The Court of Justice of the European Union (CJEU) issued a judgment concluding that the 3% tax on certain distributions of profits made by French companies is not compatible with article 4 of the EU Parent/Subsidiary Directive when the parent company redistributes dividends received from its subsidiaries.
The case was referred to the CJEU by the Conseil d’Etat—France’s high tax court. The issue was raised pursuant to litigation filed by the Association Francaise des Entreprises Privées (AFEP), with respect to the redistribution of dividends from a European source by a French parent company to its EU parent company.
Read a report describing the CJEU judgment, as prepared by KPMG’s EU Tax Centre.
Tax professionals with Fidal* believe that it is reasonable to expect the Conseil d’Etat to follow the position of the CJEU in its judgment. Claims regarding distributions of dividends made before 1 January 2017 and that are justified by the non-compliance with the EU Directive of article 235 ter ZCA of the French general tax law (as then in effect)—meaning before the Finance Law for 2016 which extended the exemption of the 3% tax to distributions specifically made to some foreign companies owning at least 95% of the capital of the French distributing company—appear to be reinforced by the CJEU judgment.
First, there is an unresolved question—whether the Conseil d’Etat would extend the consequences of the CJEU judgment to a redistribution by a French company of dividends received from non-EU subsidiaries or, also from French subsidiaries, on the basis that the treatment ought not to be different based upon the place where the subsidiaries are incorporated, and failing that, a reverse discrimination might exist. It is the opinion of tax professionals that it ought to be possible for taxpayers to file claims with respect to the tax paid in 2015 and 2016 on the redistribution of such dividends—even if the outcome of such claims remains uncertain. Such claims could be based on arguments drawn from the French Constitution and from articles 1P1 and 14 of the “European convention for the safeguard of the human rights” (ECSHR) that, according to a March 2017 decision of the French high tax court in the Layher case, prohibit unjustified discriminations.
A second question is whether the incompatibility of the 3% tax with article 4 of the EU Parent/Subsidiary Directive would be practically affected by the “add-back” carried out by the parent company and that is deemed to reflect the amount of expenses connected with the dividends.
A third question concerns how taxpayers can track the dividends “paid out” to the dividends “cashed in.”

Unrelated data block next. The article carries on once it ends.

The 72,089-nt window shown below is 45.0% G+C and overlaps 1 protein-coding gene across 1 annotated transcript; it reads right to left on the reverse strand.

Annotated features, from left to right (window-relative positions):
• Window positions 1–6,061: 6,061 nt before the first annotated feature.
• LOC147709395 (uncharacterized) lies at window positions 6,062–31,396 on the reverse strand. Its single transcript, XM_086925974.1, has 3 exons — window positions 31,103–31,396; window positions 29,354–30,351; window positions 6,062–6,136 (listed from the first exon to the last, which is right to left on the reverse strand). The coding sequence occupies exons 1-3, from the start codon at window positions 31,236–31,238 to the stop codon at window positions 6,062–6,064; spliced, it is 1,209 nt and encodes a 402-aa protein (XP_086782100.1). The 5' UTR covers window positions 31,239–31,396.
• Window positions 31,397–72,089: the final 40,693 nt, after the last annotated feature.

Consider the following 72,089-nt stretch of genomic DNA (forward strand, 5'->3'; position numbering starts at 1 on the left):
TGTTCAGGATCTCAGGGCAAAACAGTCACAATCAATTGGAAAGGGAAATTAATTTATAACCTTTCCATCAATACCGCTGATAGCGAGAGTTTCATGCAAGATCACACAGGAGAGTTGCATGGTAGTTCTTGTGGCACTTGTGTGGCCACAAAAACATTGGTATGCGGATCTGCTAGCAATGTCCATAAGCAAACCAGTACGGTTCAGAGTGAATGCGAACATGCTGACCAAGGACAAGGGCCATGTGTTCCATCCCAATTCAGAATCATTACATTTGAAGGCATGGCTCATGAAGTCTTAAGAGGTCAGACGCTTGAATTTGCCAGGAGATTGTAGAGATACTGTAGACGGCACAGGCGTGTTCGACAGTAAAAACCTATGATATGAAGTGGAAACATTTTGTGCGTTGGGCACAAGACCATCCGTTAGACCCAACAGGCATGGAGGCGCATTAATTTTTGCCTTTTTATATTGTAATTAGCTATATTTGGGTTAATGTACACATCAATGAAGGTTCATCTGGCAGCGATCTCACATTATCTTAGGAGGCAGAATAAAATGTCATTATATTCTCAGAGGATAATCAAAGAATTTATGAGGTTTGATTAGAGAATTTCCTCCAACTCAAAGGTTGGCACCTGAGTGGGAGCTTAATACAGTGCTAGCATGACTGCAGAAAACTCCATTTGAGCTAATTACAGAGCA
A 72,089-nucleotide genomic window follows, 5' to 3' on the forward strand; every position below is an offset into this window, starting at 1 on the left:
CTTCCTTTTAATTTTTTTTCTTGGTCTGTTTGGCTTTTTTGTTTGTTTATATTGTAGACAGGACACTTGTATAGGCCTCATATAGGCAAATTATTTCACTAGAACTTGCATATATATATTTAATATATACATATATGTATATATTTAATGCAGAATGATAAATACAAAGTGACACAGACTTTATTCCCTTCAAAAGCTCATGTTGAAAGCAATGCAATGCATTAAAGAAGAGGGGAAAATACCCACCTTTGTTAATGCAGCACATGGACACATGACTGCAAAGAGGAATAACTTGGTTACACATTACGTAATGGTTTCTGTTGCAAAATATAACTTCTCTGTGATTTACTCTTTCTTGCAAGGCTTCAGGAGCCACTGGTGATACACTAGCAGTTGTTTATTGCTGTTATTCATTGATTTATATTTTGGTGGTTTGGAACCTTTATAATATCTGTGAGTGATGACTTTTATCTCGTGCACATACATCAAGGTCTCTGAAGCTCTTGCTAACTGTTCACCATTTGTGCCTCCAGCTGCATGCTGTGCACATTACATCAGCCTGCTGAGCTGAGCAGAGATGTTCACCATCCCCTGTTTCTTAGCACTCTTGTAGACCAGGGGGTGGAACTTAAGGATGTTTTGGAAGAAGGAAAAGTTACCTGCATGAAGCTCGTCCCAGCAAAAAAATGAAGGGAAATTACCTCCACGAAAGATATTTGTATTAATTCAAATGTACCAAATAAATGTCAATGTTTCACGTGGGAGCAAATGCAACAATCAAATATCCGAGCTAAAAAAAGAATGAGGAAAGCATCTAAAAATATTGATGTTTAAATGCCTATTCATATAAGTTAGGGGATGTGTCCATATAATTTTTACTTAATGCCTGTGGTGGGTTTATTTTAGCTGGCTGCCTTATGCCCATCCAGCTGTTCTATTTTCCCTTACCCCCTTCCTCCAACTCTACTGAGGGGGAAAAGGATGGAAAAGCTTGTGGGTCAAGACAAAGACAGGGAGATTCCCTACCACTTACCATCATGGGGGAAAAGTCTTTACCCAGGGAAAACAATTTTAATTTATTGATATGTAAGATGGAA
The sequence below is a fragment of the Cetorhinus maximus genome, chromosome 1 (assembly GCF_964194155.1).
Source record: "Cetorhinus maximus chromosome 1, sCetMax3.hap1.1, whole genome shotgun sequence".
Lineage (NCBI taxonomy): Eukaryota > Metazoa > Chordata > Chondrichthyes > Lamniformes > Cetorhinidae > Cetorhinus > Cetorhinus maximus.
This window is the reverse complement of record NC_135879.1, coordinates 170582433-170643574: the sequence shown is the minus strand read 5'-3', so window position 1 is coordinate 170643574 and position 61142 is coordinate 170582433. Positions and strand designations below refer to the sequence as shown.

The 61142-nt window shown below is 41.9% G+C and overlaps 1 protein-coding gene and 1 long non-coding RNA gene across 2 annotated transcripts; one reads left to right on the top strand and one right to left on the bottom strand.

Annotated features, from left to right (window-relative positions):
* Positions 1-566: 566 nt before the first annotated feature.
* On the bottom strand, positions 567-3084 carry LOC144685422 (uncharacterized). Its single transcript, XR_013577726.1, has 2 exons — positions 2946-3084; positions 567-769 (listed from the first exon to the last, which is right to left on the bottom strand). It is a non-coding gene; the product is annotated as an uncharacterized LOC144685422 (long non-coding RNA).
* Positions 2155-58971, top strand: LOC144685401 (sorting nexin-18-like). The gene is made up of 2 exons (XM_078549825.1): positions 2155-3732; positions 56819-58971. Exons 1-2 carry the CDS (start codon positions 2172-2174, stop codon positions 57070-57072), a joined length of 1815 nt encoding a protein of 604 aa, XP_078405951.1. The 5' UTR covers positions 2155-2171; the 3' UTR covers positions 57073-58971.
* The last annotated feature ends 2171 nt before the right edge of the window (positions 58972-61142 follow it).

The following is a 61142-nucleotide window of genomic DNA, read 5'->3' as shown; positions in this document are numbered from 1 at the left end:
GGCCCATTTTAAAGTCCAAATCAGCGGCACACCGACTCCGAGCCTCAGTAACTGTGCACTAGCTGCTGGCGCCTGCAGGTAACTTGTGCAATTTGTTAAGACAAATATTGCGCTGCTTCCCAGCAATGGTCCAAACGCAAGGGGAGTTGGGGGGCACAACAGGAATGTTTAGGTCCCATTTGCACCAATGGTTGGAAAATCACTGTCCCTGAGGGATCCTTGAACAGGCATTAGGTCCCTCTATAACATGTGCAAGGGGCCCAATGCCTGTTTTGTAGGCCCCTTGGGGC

Finally, note that the CJEU judgment does not affect cases in which the French company has paid the 3% tax with respect to dividends paid to its 95% or more foreign parent and that were not distributions from dividends received by the French company. In a separate judgment concerning the Belgian “fairness tax,” the CJEU found that such tax cannot be deemed to be equivalent to a withholding tax prohibited by article 5 of the directive because the entity liable for the tax is not the owner of the shares of the distributing entity, but the distributing entity itself. Since the distributing entity is also the taxpayer with respect to the French 3% tax, article 5 of the directive apparently would also be irrelevant also for this tax.
In conclusion, tax professionals with Fidal believe that the compatibility of the 3% tax with the freedom of establishment is more and more doubtful when dividends have been paid to an EU company that, had it been a company established in France, could have engaged in a tax consolidation with the French company and could have avoided the tax. Here again, it may be helpful to rely on articles 1P1 and 14 of the ECSHR to challenge the tax—not only for distributions made to EU parent companies but also for distributions made to non-EU parent companies.
For more information, contact a tax professional with Fidal* in Paris or KPMG in New York:
Gilles Galinier-Warrain | +33 1 55681654 | firstname.lastname@example.org
Patrick Seroin | +1 (212) 954-2523 | email@example.com
Olivier Ferrari | +33 1 55681476 | firstname.lastname@example.org
Laurent Leclercq | +33 1 55681642 | email@example.com
Bruno Bacrot | firstname.lastname@example.org
* Fidal is a French law firm that is independent from KPMG and its member firms.
The KPMG logo and name are trademarks of KPMG International. KPMG International is a Swiss cooperative that serves as a coordinating entity for a network of independent member firms. KPMG International provides no audit or other client services. Such services are provided solely by member firms in their respective geographic areas. KPMG International and its member firms are legally distinct and separate entities. They are not and nothing contained herein shall be construed to place these entities in the relationship of parents, subsidiaries, agents, partners, or joint venturers. No member firm has any authority (actual, apparent, implied or otherwise) to obligate or bind KPMG International or any member firm in any manner whatsoever. The information contained in herein is of a general nature and is not intended to address the circumstances of any particular individual or entity. Although we endeavor to provide accurate and timely information, there can be no guarantee that such information is accurate as of the date it is received or that it will continue to be accurate in the future. No one should act on such information without appropriate professional advice after a thorough examination of the particular situation. For more information, contact KPMG's Federal Tax Legislative and Regulatory Services Group at: + 1 202 533 4366, 1801 K Street NW, Washington, DC 20006.